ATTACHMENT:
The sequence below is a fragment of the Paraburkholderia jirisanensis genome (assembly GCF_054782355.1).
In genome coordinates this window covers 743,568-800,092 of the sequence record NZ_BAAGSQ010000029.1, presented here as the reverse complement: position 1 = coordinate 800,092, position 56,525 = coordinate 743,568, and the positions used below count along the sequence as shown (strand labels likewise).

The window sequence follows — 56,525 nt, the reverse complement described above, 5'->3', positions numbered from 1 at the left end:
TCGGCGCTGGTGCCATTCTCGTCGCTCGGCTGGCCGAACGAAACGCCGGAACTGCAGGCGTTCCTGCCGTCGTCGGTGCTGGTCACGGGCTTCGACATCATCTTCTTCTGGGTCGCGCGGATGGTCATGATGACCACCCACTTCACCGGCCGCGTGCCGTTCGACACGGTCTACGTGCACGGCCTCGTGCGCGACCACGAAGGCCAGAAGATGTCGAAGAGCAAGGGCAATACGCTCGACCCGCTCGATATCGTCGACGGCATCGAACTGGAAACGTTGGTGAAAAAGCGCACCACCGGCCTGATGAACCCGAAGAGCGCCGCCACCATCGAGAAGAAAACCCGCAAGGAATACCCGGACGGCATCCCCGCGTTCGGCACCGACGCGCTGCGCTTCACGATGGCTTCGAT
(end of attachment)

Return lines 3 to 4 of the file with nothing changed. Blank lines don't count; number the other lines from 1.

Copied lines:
The window sequence follows — 56,525 nt, the reverse complement described above, 5'->3', positions numbered from 1 at the left end:
TCGGCGCTGGTGCCATTCTCGTCGCTCGGCTGGCCGAACGAAACGCCGGAACTGCAGGCGTTCCTGCCGTCGTCGGTGCTGGTCACGGGCTTCGACATCATCTTCTTCTGGGTCGCGCGGATGGTCATGATGACCACCCACTTCACCGGCCGCGTGCCGTTCGACACGGTCTACGTGCACGGCCTCGTGCGCGACCACGAAGGCCAGAAGATGTCGAAGAGCAAGGGCAATACGCTCGACCCGCTCGATATCGTCGACGGCATCGAACTGGAAACGTTGGTGAAAAAGCGCACCACCGGCCTGATGAACCCGAAGAGCGCCGCCACCATCGAGAAGAAAACCCGCAAGGAATACCCGGACGGCATCCCCGCGTTCGGCACCGACGCGCTGCGCTTCACGATGGCTTCGAT